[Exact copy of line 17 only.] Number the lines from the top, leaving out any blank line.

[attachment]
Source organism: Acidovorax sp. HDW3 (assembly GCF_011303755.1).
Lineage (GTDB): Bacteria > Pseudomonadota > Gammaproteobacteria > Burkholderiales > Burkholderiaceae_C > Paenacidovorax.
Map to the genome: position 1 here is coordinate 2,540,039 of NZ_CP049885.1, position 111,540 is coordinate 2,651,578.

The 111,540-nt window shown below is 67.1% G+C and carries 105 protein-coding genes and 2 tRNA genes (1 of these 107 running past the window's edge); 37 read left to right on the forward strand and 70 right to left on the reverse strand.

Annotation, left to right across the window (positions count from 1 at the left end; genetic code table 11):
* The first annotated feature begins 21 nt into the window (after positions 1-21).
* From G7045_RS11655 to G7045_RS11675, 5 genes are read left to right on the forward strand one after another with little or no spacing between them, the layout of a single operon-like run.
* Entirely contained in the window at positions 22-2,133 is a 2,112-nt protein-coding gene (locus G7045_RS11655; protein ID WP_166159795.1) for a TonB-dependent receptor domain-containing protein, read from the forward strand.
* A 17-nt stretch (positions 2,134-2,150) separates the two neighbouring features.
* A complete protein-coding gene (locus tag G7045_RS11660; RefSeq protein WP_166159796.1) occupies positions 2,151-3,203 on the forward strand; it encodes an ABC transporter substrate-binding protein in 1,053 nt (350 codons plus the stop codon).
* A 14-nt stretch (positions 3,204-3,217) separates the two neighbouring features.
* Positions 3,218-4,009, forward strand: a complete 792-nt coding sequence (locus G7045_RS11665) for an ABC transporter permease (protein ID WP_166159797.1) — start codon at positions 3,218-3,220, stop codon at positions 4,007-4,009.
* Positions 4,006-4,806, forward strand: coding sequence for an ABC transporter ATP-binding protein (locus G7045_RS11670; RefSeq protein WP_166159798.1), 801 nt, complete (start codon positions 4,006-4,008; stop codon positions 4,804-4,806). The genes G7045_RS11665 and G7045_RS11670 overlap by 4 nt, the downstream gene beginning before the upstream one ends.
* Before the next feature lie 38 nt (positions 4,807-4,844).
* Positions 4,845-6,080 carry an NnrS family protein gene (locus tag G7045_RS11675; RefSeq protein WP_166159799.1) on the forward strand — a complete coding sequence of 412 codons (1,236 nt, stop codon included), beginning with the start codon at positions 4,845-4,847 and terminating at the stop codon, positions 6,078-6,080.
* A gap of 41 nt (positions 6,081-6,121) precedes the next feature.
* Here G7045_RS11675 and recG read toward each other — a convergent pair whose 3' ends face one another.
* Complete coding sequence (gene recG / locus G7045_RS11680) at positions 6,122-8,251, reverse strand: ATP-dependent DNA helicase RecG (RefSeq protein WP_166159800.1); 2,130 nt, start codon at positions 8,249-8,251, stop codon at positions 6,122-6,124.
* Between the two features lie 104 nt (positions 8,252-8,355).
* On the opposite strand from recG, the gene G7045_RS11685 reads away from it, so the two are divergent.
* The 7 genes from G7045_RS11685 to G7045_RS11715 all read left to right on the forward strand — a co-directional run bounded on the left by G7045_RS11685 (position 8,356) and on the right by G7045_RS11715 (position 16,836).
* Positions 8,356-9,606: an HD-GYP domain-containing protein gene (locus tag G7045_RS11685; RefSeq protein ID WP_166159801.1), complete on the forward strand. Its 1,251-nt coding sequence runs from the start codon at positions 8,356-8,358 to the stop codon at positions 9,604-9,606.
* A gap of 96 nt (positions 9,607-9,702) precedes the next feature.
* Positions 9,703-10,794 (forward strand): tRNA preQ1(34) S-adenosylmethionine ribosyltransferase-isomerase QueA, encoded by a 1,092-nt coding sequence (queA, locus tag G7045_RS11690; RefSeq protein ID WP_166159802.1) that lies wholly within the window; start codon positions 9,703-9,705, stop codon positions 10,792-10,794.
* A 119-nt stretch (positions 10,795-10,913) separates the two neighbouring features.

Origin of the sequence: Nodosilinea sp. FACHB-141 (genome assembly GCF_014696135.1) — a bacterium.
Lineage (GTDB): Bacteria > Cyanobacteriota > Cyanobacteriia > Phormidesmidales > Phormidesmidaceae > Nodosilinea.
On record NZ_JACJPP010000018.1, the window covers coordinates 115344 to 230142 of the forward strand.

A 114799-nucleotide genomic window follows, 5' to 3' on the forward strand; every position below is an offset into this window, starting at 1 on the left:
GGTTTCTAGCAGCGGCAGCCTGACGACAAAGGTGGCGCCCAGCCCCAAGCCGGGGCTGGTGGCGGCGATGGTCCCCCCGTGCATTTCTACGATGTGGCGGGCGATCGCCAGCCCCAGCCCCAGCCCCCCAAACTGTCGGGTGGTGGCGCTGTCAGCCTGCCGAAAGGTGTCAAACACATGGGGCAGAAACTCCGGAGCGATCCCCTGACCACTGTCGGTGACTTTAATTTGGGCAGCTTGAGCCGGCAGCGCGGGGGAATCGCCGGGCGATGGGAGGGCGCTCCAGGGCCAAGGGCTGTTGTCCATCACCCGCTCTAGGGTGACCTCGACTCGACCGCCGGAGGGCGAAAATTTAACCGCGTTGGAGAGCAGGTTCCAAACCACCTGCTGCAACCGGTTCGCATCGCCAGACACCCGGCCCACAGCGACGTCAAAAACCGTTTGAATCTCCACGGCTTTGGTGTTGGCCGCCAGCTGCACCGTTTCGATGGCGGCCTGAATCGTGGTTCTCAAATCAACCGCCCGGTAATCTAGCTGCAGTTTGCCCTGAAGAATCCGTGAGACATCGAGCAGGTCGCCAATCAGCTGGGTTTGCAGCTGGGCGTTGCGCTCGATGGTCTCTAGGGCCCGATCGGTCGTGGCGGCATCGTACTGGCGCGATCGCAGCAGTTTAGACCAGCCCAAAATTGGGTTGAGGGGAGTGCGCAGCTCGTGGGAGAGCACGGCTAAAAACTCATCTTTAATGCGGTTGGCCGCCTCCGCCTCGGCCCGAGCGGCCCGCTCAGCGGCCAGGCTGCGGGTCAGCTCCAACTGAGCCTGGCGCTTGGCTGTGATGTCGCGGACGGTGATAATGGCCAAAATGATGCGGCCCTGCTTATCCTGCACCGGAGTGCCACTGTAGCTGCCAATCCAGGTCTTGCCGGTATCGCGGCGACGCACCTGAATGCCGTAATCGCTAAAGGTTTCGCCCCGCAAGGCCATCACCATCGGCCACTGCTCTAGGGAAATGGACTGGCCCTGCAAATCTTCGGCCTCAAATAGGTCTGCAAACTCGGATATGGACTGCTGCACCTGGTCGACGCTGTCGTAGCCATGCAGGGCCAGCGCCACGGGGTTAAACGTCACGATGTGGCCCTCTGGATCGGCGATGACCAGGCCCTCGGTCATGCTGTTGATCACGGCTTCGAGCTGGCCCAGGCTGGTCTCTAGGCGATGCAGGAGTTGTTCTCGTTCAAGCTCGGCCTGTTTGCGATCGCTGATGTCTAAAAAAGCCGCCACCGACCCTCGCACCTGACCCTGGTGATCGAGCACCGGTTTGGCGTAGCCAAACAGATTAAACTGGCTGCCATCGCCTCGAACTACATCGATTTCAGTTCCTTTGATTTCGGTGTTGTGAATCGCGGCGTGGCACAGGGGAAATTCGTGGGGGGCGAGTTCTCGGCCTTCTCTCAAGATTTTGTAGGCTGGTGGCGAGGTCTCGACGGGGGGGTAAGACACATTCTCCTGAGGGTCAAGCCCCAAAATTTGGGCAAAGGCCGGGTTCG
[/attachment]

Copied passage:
* Here G7045_RS11675 and recG read toward each other — a convergent pair whose 3' ends face one another.